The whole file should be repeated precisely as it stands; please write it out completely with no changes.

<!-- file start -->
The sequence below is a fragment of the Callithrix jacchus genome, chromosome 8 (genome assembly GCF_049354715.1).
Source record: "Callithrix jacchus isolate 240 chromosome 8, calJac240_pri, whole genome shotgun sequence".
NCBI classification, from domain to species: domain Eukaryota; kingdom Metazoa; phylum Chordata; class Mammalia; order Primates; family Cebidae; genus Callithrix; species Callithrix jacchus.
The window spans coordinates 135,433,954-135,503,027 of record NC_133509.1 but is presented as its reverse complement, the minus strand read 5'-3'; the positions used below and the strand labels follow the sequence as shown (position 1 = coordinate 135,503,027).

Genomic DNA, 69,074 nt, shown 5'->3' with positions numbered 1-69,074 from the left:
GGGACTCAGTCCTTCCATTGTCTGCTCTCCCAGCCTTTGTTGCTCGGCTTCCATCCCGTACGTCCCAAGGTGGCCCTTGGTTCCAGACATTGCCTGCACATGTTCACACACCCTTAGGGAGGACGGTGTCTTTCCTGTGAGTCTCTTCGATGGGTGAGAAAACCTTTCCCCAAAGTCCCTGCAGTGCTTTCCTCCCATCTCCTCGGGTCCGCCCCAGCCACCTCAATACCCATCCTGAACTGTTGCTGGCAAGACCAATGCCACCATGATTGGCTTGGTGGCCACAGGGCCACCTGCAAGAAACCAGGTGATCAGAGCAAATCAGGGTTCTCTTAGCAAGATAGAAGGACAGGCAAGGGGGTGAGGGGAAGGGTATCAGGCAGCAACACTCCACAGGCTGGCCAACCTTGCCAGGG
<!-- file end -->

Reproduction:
The sequence below is a fragment of the Callithrix jacchus genome, chromosome 8 (genome assembly GCF_049354715.1).
Source record: "Callithrix jacchus isolate 240 chromosome 8, calJac240_pri, whole genome shotgun sequence".
NCBI classification, from domain to species: domain Eukaryota; kingdom Metazoa; phylum Chordata; class Mammalia; order Primates; family Cebidae; genus Callithrix; species Callithrix jacchus.
The window spans coordinates 135,433,954-135,503,027 of record NC_133509.1 but is presented as its reverse complement, the minus strand read 5'-3'; the positions used below and the strand labels follow the sequence as shown (position 1 = coordinate 135,503,027).

Genomic DNA, 69,074 nt, shown 5'->3' with positions numbered 1-69,074 from the left:
GGGACTCAGTCCTTCCATTGTCTGCTCTCCCAGCCTTTGTTGCTCGGCTTCCATCCCGTACGTCCCAAGGTGGCCCTTGGTTCCAGACATTGCCTGCACATGTTCACACACCCTTAGGGAGGACGGTGTCTTTCCTGTGAGTCTCTTCGATGGGTGAGAAAACCTTTCCCCAAAGTCCCTGCAGTGCTTTCCTCCCATCTCCTCGGGTCCGCCCCAGCCACCTCAATACCCATCCTGAACTGTTGCTGGCAAGACCAATGCCACCATGATTGGCTTGGTGGCCACAGGGCCACCTGCAAGAAACCAGGTGATCAGAGCAAATCAGGGTTCTCTTAGCAAGATAGAAGGACAGGCAAGGGGGTGAGGGGAAGGGTATCAGGCAGCAACACTCCACAGGCTGGCCAACCTTGCCAGGG